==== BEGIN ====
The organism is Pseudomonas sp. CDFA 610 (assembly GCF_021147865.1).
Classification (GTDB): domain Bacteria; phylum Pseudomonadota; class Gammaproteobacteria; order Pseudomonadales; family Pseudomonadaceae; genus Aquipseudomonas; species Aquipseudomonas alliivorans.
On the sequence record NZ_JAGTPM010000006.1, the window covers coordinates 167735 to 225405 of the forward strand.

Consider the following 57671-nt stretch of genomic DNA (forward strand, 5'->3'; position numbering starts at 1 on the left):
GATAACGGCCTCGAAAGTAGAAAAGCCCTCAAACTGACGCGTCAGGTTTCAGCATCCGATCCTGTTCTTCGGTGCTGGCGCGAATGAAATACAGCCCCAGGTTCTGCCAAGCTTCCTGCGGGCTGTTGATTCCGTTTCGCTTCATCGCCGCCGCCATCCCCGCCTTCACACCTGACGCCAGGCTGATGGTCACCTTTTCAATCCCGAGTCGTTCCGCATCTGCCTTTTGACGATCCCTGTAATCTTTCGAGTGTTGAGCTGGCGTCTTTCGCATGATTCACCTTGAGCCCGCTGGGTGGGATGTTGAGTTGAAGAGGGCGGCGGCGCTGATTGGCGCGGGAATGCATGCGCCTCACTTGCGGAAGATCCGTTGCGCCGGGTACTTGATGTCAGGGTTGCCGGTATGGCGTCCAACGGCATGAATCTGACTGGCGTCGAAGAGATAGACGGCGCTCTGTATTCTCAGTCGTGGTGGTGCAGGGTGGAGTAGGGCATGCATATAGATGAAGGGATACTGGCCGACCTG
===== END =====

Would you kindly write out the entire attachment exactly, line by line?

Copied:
The organism is Pseudomonas sp. CDFA 610 (assembly GCF_021147865.1).
Classification (GTDB): domain Bacteria; phylum Pseudomonadota; class Gammaproteobacteria; order Pseudomonadales; family Pseudomonadaceae; genus Aquipseudomonas; species Aquipseudomonas alliivorans.
On the sequence record NZ_JAGTPM010000006.1, the window covers coordinates 167735 to 225405 of the forward strand.

Consider the following 57671-nt stretch of genomic DNA (forward strand, 5'->3'; position numbering starts at 1 on the left):
GATAACGGCCTCGAAAGTAGAAAAGCCCTCAAACTGACGCGTCAGGTTTCAGCATCCGATCCTGTTCTTCGGTGCTGGCGCGAATGAAATACAGCCCCAGGTTCTGCCAAGCTTCCTGCGGGCTGTTGATTCCGTTTCGCTTCATCGCCGCCGCCATCCCCGCCTTCACACCTGACGCCAGGCTGATGGTCACCTTTTCAATCCCGAGTCGTTCCGCATCTGCCTTTTGACGATCCCTGTAATCTTTCGAGTGTTGAGCTGGCGTCTTTCGCATGATTCACCTTGAGCCCGCTGGGTGGGATGTTGAGTTGAAGAGGGCGGCGGCGCTGATTGGCGCGGGAATGCATGCGCCTCACTTGCGGAAGATCCGTTGCGCCGGGTACTTGATGTCAGGGTTGCCGGTATGGCGTCCAACGGCATGAATCTGACTGGCGTCGAAGAGATAGACGGCGCTCTGTATTCTCAGTCGTGGTGGTGCAGGGTGGAGTAGGGCATGCATATAGATGAAGGGATACTGGCCGACCTG